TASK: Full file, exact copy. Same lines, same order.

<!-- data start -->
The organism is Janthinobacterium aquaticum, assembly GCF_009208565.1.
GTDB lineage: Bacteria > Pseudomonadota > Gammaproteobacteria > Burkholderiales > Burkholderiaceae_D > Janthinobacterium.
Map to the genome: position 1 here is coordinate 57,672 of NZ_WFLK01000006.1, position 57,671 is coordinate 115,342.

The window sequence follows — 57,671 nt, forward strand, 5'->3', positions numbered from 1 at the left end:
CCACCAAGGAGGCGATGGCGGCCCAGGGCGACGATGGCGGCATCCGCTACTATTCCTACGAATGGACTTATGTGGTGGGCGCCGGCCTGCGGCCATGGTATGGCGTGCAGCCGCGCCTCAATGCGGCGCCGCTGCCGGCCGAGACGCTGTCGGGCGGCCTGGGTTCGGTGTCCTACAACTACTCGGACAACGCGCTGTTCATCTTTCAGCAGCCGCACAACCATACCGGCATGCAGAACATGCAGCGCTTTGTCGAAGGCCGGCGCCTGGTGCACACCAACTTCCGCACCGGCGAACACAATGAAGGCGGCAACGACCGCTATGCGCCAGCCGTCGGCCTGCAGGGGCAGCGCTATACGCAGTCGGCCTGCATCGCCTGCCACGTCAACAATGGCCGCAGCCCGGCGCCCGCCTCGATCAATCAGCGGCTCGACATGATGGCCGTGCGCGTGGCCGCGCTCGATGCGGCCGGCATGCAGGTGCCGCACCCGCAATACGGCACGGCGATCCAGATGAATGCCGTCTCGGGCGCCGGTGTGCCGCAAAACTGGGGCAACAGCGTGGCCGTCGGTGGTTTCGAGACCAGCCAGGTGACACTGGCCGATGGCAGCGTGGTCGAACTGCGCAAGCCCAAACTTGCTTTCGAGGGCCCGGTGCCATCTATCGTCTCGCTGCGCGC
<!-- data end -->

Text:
The organism is Janthinobacterium aquaticum, assembly GCF_009208565.1.
GTDB lineage: Bacteria > Pseudomonadota > Gammaproteobacteria > Burkholderiales > Burkholderiaceae_D > Janthinobacterium.
Map to the genome: position 1 here is coordinate 57,672 of NZ_WFLK01000006.1, position 57,671 is coordinate 115,342.

The window sequence follows — 57,671 nt, forward strand, 5'->3', positions numbered from 1 at the left end:
CCACCAAGGAGGCGATGGCGGCCCAGGGCGACGATGGCGGCATCCGCTACTATTCCTACGAATGGACTTATGTGGTGGGCGCCGGCCTGCGGCCATGGTATGGCGTGCAGCCGCGCCTCAATGCGGCGCCGCTGCCGGCCGAGACGCTGTCGGGCGGCCTGGGTTCGGTGTCCTACAACTACTCGGACAACGCGCTGTTCATCTTTCAGCAGCCGCACAACCATACCGGCATGCAGAACATGCAGCGCTTTGTCGAAGGCCGGCGCCTGGTGCACACCAACTTCCGCACCGGCGAACACAATGAAGGCGGCAACGACCGCTATGCGCCAGCCGTCGGCCTGCAGGGGCAGCGCTATACGCAGTCGGCCTGCATCGCCTGCCACGTCAACAATGGCCGCAGCCCGGCGCCCGCCTCGATCAATCAGCGGCTCGACATGATGGCCGTGCGCGTGGCCGCGCTCGATGCGGCCGGCATGCAGGTGCCGCACCCGCAATACGGCACGGCGATCCAGATGAATGCCGTCTCGGGCGCCGGTGTGCCGCAAAACTGGGGCAACAGCGTGGCCGTCGGTGGTTTCGAGACCAGCCAGGTGACACTGGCCGATGGCAGCGTGGTCGAACTGCGCAAGCCCAAACTTGCTTTCGAGGGCCCGGTGCCATCTATCGTCTCGCTGCGCGC